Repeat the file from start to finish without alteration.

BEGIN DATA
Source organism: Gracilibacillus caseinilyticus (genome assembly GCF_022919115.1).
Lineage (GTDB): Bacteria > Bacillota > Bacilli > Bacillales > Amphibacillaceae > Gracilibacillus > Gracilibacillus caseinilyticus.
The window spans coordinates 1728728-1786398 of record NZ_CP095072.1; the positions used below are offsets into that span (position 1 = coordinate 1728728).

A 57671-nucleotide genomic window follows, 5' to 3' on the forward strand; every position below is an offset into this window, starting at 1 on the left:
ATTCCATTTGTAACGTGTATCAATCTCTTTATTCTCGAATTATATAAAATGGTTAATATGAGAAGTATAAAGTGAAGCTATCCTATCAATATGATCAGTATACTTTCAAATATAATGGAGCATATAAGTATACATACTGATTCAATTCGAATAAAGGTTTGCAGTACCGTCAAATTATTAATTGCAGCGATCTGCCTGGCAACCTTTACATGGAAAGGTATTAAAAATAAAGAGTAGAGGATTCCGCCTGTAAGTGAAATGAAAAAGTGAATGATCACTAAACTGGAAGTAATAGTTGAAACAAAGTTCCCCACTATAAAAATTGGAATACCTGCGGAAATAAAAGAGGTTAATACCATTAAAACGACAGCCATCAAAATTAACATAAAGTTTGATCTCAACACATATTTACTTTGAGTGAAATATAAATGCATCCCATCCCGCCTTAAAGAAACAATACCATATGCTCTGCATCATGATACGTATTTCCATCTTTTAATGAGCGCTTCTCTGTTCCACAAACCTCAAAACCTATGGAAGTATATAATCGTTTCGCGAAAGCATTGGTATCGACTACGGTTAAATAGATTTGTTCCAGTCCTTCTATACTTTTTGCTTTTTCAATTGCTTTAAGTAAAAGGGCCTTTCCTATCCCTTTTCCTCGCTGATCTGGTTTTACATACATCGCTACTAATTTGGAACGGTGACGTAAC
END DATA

Source organism: Gracilibacillus caseinilyticus (genome assembly GCF_022919115.1).
Lineage (GTDB): Bacteria > Bacillota > Bacilli > Bacillales > Amphibacillaceae > Gracilibacillus > Gracilibacillus caseinilyticus.
The window spans coordinates 1728728-1786398 of record NZ_CP095072.1; the positions used below are offsets into that span (position 1 = coordinate 1728728).

A 57671-nucleotide genomic window follows, 5' to 3' on the forward strand; every position below is an offset into this window, starting at 1 on the left:
ATTCCATTTGTAACGTGTATCAATCTCTTTATTCTCGAATTATATAAAATGGTTAATATGAGAAGTATAAAGTGAAGCTATCCTATCAATATGATCAGTATACTTTCAAATATAATGGAGCATATAAGTATACATACTGATTCAATTCGAATAAAGGTTTGCAGTACCGTCAAATTATTAATTGCAGCGATCTGCCTGGCAACCTTTACATGGAAAGGTATTAAAAATAAAGAGTAGAGGATTCCGCCTGTAAGTGAAATGAAAAAGTGAATGATCACTAAACTGGAAGTAATAGTTGAAACAAAGTTCCCCACTATAAAAATTGGAATACCTGCGGAAATAAAAGAGGTTAATACCATTAAAACGACAGCCATCAAAATTAACATAAAGTTTGATCTCAACACATATTTACTTTGAGTGAAATATAAATGCATCCCATCCCGCCTTAAAGAAACAATACCATATGCTCTGCATCATGATACGTATTTCCATCTTTTAATGAGCGCTTCTCTGTTCCACAAACCTCAAAACCTATGGAAGTATATAATCGTTTCGCGAAAGCATTGGTATCGACTACGGTTAAATAGATTTGTTCCAGTCCTTCTATACTTTTTGCTTTTTCAATTGCTTTAAGTAAAAGGGCCTTTCCTATCCCTTTTCCTCGCTGATCTGGTTTTACATACATCGCTACTAATTTGGAACGGTGACGTAAC